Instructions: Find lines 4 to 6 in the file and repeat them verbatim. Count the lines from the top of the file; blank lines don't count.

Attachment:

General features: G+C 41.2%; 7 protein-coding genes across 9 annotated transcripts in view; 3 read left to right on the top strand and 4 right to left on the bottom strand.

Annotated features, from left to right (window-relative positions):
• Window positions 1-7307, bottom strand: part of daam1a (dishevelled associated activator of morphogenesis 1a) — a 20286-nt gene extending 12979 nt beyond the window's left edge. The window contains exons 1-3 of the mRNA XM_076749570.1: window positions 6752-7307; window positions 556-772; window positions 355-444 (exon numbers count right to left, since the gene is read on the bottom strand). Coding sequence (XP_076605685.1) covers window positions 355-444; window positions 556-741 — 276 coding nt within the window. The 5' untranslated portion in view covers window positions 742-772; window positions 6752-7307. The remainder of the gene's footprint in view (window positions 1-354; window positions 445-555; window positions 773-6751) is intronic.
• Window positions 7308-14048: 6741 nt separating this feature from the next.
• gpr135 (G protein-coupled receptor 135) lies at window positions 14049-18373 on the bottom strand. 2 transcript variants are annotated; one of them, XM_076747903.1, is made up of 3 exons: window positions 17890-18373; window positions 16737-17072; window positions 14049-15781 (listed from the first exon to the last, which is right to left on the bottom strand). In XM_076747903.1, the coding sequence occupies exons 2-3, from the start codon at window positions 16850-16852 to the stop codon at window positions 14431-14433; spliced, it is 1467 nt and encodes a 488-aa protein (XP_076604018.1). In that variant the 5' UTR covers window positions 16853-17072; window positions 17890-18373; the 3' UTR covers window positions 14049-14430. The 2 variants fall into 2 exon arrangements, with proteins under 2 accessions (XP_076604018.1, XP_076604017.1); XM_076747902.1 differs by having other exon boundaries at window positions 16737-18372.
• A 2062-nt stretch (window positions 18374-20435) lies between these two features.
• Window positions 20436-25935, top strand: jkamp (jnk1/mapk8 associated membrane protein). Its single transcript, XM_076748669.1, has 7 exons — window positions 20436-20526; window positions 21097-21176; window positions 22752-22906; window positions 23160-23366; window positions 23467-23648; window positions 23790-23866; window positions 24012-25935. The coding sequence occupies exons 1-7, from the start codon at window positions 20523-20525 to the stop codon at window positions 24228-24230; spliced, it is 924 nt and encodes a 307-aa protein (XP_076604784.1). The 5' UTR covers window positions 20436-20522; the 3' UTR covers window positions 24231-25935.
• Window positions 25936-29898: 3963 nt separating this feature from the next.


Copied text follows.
• Window positions 7308-14048: 6741 nt separating this feature from the next.
• gpr135 (G protein-coupled receptor 135) lies at window positions 14049-18373 on the bottom strand. 2 transcript variants are annotated; one of them, XM_076747903.1, is made up of 3 exons: window positions 17890-18373; window positions 16737-17072; window positions 14049-15781 (listed from the first exon to the last, which is right to left on the bottom strand). In XM_076747903.1, the coding sequence occupies exons 2-3, from the start codon at window positions 16850-16852 to the stop codon at window positions 14431-14433; spliced, it is 1467 nt and encodes a 488-aa protein (XP_076604018.1). In that variant the 5' UTR covers window positions 16853-17072; window positions 17890-18373; the 3' UTR covers window positions 14049-14430. The 2 variants fall into 2 exon arrangements, with proteins under 2 accessions (XP_076604018.1, XP_076604017.1); XM_076747902.1 differs by having other exon boundaries at window positions 16737-18372.
• A 2062-nt stretch (window positions 18374-20435) lies between these two features.